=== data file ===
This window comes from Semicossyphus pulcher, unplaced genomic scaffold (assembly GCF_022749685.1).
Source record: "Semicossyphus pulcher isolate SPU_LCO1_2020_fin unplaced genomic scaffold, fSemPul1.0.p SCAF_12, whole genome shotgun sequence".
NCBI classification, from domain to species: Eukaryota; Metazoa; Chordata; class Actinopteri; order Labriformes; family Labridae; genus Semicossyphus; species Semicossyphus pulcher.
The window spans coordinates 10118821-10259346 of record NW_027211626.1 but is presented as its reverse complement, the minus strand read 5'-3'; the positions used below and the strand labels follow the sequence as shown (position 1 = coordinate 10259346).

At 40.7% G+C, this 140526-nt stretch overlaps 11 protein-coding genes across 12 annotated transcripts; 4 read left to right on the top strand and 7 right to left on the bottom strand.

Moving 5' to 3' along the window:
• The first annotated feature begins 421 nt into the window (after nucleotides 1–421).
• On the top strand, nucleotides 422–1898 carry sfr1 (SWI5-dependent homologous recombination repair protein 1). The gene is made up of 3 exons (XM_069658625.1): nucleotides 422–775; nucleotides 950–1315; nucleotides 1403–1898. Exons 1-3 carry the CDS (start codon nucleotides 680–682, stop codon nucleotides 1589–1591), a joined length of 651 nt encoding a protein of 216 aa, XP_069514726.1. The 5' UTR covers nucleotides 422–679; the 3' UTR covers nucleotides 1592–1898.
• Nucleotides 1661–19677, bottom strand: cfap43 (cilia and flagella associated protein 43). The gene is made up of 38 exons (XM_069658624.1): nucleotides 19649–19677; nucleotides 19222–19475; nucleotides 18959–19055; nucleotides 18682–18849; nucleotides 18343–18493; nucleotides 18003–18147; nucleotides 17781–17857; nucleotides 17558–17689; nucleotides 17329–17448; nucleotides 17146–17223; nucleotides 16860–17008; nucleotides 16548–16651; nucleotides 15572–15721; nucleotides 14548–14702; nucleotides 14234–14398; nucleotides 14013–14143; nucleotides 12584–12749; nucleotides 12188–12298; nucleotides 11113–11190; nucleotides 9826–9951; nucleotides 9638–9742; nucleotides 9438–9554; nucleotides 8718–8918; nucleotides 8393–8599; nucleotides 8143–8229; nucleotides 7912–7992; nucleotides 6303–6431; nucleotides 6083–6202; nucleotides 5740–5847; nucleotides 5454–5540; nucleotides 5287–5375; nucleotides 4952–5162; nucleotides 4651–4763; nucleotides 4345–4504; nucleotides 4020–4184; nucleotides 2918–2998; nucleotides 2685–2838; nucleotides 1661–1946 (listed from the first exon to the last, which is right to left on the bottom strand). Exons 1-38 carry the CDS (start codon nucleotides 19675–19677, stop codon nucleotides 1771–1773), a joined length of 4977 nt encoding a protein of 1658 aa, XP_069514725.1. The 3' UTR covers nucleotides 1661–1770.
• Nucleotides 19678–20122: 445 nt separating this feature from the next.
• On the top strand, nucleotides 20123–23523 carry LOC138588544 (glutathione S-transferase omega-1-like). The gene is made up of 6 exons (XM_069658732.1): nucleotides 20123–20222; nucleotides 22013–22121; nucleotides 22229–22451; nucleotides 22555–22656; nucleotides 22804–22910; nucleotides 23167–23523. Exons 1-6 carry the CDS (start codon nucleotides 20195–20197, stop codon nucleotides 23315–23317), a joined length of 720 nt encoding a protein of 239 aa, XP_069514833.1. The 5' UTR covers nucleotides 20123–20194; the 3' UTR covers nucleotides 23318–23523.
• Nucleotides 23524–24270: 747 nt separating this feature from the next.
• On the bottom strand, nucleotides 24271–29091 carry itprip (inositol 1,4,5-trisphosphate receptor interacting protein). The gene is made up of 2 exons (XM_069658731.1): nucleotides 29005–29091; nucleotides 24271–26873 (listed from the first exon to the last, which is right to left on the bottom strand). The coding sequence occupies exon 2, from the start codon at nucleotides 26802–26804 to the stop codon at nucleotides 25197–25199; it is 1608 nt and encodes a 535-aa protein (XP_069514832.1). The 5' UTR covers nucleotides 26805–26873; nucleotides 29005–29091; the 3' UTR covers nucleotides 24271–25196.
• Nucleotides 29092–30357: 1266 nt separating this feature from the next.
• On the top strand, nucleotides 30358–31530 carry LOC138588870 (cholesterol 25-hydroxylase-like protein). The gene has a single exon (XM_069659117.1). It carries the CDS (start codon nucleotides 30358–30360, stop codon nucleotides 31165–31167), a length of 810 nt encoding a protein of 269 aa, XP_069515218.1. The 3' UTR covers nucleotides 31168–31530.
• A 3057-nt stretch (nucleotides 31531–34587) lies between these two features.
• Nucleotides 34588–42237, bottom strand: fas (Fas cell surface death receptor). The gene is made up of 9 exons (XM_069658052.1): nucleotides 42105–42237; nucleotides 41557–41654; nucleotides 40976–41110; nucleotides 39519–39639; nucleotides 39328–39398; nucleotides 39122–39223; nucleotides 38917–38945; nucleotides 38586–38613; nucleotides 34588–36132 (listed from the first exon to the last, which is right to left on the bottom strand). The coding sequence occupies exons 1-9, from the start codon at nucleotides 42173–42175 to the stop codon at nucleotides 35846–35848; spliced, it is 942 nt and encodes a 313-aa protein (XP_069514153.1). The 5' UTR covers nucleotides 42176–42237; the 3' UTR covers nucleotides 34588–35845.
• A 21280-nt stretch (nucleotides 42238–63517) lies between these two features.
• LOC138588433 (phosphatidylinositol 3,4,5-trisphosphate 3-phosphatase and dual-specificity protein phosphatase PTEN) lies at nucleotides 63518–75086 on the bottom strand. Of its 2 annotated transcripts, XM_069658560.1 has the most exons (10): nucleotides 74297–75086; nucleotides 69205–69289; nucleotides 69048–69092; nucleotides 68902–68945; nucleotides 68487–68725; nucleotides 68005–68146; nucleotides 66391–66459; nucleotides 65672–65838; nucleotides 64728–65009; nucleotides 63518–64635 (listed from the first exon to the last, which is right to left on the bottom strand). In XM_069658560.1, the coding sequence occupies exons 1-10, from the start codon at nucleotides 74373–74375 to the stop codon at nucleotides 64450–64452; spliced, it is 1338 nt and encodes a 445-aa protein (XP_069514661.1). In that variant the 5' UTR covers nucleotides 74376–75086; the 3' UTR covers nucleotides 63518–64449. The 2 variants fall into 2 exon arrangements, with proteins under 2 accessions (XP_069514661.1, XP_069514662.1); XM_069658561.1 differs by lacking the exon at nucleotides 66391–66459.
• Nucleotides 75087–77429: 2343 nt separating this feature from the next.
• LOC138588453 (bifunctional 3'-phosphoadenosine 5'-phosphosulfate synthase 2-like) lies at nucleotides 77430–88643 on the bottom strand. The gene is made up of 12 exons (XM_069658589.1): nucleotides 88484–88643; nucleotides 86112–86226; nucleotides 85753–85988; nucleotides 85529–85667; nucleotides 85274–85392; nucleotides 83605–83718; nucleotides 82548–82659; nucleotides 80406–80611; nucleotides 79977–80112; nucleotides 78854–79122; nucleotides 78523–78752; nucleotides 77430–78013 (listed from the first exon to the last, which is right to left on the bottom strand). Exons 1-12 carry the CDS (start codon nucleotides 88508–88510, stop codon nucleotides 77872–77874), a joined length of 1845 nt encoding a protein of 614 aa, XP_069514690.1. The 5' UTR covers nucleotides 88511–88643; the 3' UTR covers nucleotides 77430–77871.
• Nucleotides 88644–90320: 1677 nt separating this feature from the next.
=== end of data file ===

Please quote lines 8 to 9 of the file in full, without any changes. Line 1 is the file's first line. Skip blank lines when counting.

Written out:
• On the top strand, nucleotides 422–1898 carry sfr1 (SWI5-dependent homologous recombination repair protein 1). The gene is made up of 3 exons (XM_069658625.1): nucleotides 422–775; nucleotides 950–1315; nucleotides 1403–1898. Exons 1-3 carry the CDS (start codon nucleotides 680–682, stop codon nucleotides 1589–1591), a joined length of 651 nt encoding a protein of 216 aa, XP_069514726.1. The 5' UTR covers nucleotides 422–679; the 3' UTR covers nucleotides 1592–1898.
• Nucleotides 1661–19677, bottom strand: cfap43 (cilia and flagella associated protein 43). The gene is made up of 38 exons (XM_069658624.1): nucleotides 19649–19677; nucleotides 19222–19475; nucleotides 18959–19055; nucleotides 18682–18849; nucleotides 18343–18493; nucleotides 18003–18147; nucleotides 17781–17857; nucleotides 17558–17689; nucleotides 17329–17448; nucleotides 17146–17223; nucleotides 16860–17008; nucleotides 16548–16651; nucleotides 15572–15721; nucleotides 14548–14702; nucleotides 14234–14398; nucleotides 14013–14143; nucleotides 12584–12749; nucleotides 12188–12298; nucleotides 11113–11190; nucleotides 9826–9951; nucleotides 9638–9742; nucleotides 9438–9554; nucleotides 8718–8918; nucleotides 8393–8599; nucleotides 8143–8229; nucleotides 7912–7992; nucleotides 6303–6431; nucleotides 6083–6202; nucleotides 5740–5847; nucleotides 5454–5540; nucleotides 5287–5375; nucleotides 4952–5162; nucleotides 4651–4763; nucleotides 4345–4504; nucleotides 4020–4184; nucleotides 2918–2998; nucleotides 2685–2838; nucleotides 1661–1946 (listed from the first exon to the last, which is right to left on the bottom strand). Exons 1-38 carry the CDS (start codon nucleotides 19675–19677, stop codon nucleotides 1771–1773), a joined length of 4977 nt encoding a protein of 1658 aa, XP_069514725.1. The 3' UTR covers nucleotides 1661–1770.